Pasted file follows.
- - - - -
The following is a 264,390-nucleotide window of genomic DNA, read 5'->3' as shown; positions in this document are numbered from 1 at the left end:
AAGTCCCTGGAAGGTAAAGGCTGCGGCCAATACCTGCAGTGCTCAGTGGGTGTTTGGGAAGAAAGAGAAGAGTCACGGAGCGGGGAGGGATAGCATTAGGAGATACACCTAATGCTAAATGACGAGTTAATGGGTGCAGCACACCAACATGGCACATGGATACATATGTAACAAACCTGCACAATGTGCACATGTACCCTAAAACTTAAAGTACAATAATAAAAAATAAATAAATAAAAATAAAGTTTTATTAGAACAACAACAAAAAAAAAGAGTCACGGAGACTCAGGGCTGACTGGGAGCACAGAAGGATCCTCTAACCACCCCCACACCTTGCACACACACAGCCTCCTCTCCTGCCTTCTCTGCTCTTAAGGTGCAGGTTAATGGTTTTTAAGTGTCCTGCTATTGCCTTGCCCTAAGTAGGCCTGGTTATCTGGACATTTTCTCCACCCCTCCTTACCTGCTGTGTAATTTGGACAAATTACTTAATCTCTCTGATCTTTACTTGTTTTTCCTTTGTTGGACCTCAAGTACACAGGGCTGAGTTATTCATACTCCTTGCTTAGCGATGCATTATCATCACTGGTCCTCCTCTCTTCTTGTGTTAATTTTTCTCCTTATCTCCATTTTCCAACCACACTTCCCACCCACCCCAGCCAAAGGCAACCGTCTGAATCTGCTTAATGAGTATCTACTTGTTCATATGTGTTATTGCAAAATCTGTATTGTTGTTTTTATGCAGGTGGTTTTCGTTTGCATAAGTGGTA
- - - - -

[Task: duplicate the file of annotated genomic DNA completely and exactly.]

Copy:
The following is a 264,390-nucleotide window of genomic DNA, read 5'->3' as shown; positions in this document are numbered from 1 at the left end:
AAGTCCCTGGAAGGTAAAGGCTGCGGCCAATACCTGCAGTGCTCAGTGGGTGTTTGGGAAGAAAGAGAAGAGTCACGGAGCGGGGAGGGATAGCATTAGGAGATACACCTAATGCTAAATGACGAGTTAATGGGTGCAGCACACCAACATGGCACATGGATACATATGTAACAAACCTGCACAATGTGCACATGTACCCTAAAACTTAAAGTACAATAATAAAAAATAAATAAATAAAAATAAAGTTTTATTAGAACAACAACAAAAAAAAAGAGTCACGGAGACTCAGGGCTGACTGGGAGCACAGAAGGATCCTCTAACCACCCCCACACCTTGCACACACACAGCCTCCTCTCCTGCCTTCTCTGCTCTTAAGGTGCAGGTTAATGGTTTTTAAGTGTCCTGCTATTGCCTTGCCCTAAGTAGGCCTGGTTATCTGGACATTTTCTCCACCCCTCCTTACCTGCTGTGTAATTTGGACAAATTACTTAATCTCTCTGATCTTTACTTGTTTTTCCTTTGTTGGACCTCAAGTACACAGGGCTGAGTTATTCATACTCCTTGCTTAGCGATGCATTATCATCACTGGTCCTCCTCTCTTCTTGTGTTAATTTTTCTCCTTATCTCCATTTTCCAACCACACTTCCCACCCACCCCAGCCAAAGGCAACCGTCTGAATCTGCTTAATGAGTATCTACTTGTTCATATGTGTTATTGCAAAATCTGTATTGTTGTTTTTATGCAGGTGGTTTTCGTTTGCATAAGTGGTA